WealthManagement Magazine

Spitzer Hints Scandal Is Winding Down

Eliot Spitzer may have fired the final cannon blast in his 27-month assault on the mutual fund industry. The crusading New York attorney general reached a settlement with Federated Investors last month that required the company to pay $100 million in fines, restitution and fee reductions for alleged trading abuses that bilked the long-term shareholders in its funds. The deal brought the total number

Eliot Spitzer may have fired the final cannon blast in his 27-month assault on the mutual fund industry. The crusading New York attorney general reached a settlement with Federated Investors last month that required the company to pay $100 million in fines, restitution and fee reductions for alleged trading abuses that bilked the long-term shareholders in its funds.

The deal brought the total number of fines levied against mutual funds and hedge funds by Spitzer's office to $3.3 billion and upped the number of firms punished to 14. To date, nine mutual fund executives have pleaded guilty to fraud and other related charges.

While Spitzer remains tight-lipped on the status of the industrywide trading investigation he launched in September 2003, he hinted that it is perhaps nearing the finish line. “With this agreement,” Spitzer said in a statement, “virtually the entire mutual fund industry has sworn off improper trading practices and agreed to compensate investors who were harmed.”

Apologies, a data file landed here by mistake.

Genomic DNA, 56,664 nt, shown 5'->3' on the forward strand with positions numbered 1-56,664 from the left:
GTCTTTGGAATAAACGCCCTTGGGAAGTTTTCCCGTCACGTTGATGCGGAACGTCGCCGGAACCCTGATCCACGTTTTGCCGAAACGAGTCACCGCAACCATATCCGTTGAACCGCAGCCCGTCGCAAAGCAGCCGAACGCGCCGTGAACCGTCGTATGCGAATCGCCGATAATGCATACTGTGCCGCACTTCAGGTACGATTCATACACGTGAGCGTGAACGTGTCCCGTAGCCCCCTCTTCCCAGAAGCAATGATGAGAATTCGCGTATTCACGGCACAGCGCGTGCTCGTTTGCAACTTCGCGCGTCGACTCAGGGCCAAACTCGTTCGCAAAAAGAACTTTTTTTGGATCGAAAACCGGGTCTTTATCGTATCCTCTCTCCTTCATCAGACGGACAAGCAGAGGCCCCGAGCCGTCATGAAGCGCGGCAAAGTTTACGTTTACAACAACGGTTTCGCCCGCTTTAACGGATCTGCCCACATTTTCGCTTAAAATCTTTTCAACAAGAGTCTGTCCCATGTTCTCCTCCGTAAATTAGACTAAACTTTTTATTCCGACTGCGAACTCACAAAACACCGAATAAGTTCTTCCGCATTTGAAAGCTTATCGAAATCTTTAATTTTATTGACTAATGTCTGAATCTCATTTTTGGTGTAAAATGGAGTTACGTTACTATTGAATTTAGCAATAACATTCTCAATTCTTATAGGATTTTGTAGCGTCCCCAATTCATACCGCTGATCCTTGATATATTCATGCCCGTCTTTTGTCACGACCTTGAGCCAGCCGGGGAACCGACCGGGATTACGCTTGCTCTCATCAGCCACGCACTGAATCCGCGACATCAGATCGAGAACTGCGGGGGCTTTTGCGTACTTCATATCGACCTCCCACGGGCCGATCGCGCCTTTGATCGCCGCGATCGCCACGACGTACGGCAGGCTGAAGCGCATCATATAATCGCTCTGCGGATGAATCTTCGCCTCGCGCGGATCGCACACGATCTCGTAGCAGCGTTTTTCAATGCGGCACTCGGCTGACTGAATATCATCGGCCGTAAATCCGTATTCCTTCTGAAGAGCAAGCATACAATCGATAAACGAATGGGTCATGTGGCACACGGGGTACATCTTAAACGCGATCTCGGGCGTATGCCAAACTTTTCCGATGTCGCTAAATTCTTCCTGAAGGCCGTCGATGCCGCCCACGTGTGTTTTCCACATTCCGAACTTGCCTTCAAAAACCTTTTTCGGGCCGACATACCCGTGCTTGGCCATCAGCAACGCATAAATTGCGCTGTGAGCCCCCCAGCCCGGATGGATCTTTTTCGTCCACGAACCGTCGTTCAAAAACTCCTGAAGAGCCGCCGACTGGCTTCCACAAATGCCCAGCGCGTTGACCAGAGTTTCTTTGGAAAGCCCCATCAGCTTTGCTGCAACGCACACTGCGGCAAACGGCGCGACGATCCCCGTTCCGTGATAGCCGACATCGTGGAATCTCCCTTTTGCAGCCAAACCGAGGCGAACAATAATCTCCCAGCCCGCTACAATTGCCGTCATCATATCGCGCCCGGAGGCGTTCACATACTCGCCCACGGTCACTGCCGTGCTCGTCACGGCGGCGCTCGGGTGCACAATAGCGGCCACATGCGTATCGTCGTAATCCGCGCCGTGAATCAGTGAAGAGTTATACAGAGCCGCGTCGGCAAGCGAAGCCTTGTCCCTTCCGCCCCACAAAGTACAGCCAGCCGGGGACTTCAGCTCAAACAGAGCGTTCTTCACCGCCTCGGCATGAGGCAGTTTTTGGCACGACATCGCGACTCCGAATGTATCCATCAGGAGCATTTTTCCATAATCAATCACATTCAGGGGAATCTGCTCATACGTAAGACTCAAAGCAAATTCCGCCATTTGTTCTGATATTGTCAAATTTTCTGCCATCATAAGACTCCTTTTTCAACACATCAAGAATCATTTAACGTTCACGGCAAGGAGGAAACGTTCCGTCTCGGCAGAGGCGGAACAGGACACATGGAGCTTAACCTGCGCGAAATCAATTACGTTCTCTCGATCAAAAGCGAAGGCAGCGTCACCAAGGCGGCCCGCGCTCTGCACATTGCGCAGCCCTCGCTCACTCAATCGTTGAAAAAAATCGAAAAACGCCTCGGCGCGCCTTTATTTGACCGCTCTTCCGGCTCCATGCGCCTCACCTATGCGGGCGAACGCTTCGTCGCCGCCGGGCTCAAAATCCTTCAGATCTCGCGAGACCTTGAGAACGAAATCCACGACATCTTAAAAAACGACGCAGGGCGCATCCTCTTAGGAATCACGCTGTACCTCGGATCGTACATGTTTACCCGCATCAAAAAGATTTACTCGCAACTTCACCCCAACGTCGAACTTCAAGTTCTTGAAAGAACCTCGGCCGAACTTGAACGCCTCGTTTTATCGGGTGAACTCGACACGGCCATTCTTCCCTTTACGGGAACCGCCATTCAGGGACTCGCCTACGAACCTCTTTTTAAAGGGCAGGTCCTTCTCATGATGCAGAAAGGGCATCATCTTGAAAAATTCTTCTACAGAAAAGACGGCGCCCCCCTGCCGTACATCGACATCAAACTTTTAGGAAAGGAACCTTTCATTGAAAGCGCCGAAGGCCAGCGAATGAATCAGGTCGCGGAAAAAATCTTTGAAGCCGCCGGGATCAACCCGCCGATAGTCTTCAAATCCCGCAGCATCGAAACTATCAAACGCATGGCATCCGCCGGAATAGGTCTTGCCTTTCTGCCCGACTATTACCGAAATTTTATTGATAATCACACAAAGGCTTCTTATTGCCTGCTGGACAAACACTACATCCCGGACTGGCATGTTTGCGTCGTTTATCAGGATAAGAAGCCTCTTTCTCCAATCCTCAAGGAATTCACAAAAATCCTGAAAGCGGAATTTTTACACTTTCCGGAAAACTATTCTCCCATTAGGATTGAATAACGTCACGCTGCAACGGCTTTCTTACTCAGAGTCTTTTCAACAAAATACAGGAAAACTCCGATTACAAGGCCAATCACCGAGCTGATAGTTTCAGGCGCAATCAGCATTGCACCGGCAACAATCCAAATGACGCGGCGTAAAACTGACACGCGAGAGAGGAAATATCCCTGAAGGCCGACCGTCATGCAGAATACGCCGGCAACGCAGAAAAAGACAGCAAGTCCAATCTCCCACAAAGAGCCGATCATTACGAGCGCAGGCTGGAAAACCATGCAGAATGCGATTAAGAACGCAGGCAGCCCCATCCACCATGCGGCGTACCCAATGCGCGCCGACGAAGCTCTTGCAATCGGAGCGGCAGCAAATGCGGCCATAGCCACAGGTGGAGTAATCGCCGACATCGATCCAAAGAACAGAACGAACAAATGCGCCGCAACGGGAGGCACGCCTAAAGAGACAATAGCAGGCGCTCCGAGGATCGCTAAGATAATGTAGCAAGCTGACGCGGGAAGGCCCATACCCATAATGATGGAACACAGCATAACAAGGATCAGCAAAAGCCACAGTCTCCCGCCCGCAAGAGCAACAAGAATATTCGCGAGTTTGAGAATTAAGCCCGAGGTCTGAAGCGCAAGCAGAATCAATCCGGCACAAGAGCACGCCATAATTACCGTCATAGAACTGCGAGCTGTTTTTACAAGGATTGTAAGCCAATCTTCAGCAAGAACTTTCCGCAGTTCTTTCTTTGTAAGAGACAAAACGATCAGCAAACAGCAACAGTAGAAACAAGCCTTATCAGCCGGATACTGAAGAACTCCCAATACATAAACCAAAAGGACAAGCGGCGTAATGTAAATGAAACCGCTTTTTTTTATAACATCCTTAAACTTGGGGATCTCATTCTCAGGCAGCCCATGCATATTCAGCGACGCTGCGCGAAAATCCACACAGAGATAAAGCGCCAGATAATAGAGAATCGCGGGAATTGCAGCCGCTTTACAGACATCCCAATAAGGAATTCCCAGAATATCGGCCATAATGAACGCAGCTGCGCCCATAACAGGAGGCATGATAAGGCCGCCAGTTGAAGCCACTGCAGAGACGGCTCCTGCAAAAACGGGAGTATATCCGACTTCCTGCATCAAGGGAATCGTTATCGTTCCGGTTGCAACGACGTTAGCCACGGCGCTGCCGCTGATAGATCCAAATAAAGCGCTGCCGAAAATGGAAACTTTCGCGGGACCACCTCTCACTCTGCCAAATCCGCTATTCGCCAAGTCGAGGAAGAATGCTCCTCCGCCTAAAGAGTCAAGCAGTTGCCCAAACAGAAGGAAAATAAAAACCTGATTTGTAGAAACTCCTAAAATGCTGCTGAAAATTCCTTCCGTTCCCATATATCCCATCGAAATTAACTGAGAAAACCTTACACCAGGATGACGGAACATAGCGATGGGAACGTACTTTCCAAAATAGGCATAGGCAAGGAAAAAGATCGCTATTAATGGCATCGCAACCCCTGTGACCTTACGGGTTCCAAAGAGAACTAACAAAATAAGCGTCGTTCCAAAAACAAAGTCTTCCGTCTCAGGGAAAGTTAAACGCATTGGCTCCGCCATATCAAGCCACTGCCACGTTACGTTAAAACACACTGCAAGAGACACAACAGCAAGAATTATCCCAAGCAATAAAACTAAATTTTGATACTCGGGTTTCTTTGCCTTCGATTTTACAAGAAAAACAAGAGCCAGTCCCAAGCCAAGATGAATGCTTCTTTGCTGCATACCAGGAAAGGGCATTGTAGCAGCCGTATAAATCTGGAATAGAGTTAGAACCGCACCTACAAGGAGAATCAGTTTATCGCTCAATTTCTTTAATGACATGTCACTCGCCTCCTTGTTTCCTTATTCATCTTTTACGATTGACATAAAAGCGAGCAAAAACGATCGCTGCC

Spitzer, a Democrat, was much maligned by the industry for his tendency to prosecute cases in the press as opposed to a courtroom. Spitzer is still miles away from reaching his stated goal of wringing $10 billion in fines out of the scandal-tainted firms, but there figures to be more activity in the coming months. Scudder, The Hartford, Manulife and a string of others are still on the docket.

Still, the activity figures to be merely housekeeping as opposed to the unearthing of further transgressions. “There may be a few other cases still in the pipeline, but it is probably safe to say that everyone in the industry got the message a long time ago,” says Russ Ryan, a former director in the SEC's division of enforcement who is now a partner in the law firm King & Spalding in Washington, D.C. “So while some of the old cases probably still need to work their way to resolution, it is hard to imagine that the SEC and Mr. Spitzer are opening a lot of new cases to investigate recent conduct in this area.”

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